Not just happy with playing live on national radio, Hickey has also played on the cream of Irish television shows. A hugely impressive set on RTE’s The View showed RSAG’s capability to put a drummer to the fore with the use of multimedia screens, which has always been a huge visual impact of his live act. “It was a really good experience. Because of the way they had the screens set up was a multi layered thing” he says of his performance. This, along with another great performance on RTE’s superb Other Voices has seen RSAG push its fan base even larger. “Every little thing that I’ve been doing, every little thing that I’ve been involved in in the last year has helped to build up the profile”. It seems to have worked.

Then came the Raw Sessions, an RTE venture that saw Irish acts slog it out to write a full track in under 12 hours. “I got a call from the presenter and was asked are you interested in doing it and I said yes. I didn’t know it was a competition on the first one and thought it was a program on a musician, his story and how he creates his stuff. Then after the first one I found out that it was a competition. It actually worked out well in the way of publicity. For me it didn’t actually matter that I didn’t win. It was just the fact that the publicity, that you’re getting to people that you wouldn’t normally know who I am. In that way it’s been great”. Not only did it cement RSAG further into the minds of the public, it opened doors in the music industry. “I actually got to work with a producer called Leo Pearson, and I’m recording my 2nd album with him right now”.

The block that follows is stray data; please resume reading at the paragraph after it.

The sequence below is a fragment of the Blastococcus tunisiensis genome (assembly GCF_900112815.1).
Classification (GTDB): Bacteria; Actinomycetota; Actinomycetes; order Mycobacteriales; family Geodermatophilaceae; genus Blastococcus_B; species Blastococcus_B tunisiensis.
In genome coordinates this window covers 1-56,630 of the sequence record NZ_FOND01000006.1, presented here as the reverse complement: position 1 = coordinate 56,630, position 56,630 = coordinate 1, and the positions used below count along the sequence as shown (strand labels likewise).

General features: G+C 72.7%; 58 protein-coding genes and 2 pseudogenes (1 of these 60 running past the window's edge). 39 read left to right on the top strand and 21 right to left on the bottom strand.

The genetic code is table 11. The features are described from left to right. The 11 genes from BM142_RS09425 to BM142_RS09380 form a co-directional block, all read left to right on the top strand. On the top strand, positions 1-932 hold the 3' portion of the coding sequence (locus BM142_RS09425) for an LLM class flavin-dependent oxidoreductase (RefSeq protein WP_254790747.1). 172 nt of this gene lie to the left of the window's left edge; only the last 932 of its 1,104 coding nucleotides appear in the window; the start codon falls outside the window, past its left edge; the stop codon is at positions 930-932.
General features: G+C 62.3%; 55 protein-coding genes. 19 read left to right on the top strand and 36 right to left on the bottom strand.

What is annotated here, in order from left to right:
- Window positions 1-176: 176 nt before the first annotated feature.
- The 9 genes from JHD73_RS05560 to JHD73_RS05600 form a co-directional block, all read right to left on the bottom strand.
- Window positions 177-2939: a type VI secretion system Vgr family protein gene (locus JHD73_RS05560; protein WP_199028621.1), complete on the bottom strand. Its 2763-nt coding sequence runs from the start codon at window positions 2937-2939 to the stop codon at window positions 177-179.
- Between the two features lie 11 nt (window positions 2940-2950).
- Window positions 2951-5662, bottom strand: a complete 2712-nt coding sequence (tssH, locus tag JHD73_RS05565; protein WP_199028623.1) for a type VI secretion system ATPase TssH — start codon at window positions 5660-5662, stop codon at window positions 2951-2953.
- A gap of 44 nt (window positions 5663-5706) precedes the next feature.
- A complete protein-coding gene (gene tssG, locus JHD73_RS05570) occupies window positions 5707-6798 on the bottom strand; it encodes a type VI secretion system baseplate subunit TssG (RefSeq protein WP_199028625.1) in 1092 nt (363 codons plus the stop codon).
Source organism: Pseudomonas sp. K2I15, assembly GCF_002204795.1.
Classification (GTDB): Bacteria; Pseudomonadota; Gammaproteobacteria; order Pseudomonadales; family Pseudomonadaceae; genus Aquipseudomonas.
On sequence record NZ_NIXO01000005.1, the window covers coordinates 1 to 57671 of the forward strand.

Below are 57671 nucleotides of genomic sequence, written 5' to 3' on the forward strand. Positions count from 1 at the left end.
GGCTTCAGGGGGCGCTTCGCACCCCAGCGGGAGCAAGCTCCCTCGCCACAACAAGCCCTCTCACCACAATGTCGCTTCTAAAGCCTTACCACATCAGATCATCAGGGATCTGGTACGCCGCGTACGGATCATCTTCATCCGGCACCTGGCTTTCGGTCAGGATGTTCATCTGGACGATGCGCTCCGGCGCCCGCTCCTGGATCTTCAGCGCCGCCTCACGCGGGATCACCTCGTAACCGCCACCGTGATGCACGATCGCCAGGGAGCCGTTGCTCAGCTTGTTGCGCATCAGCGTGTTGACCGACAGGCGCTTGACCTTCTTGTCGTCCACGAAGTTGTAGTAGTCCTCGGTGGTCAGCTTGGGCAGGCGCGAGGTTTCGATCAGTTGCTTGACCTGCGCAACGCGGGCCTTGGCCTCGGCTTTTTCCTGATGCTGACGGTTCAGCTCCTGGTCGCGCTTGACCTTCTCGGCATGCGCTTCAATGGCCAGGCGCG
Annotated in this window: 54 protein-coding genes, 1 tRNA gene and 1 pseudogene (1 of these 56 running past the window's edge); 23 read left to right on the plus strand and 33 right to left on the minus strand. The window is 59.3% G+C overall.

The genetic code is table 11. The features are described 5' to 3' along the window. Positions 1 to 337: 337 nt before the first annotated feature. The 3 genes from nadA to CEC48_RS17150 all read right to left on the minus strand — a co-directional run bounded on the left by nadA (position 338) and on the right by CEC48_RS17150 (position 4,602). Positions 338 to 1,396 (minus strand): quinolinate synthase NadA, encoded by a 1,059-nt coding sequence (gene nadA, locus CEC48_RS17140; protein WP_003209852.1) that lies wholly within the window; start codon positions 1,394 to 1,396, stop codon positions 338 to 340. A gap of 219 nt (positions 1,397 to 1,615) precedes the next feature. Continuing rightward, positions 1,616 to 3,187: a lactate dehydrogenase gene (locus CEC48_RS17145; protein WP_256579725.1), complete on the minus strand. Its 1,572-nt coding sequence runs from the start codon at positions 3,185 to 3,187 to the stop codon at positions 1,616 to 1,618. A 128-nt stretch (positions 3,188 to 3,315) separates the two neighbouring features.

Check out those drums

In terms of influence Hickey has been tied to numerous acts. “I’ve gotten everything from Ian Curtis, David Byrne, Nick Cave and maybe one or two people saying Tom Waits”. Hard acts to follow but when pressed on whether or not these acts are part of the writing process Hickey added, “I think it’s just my style of music, I just try and kind of incorporate as many kind of different things as I can. I just go with whatever I’m feeling. But no I never consciously think about anybody when I’m actually recording, it’s just one of those things that happens.”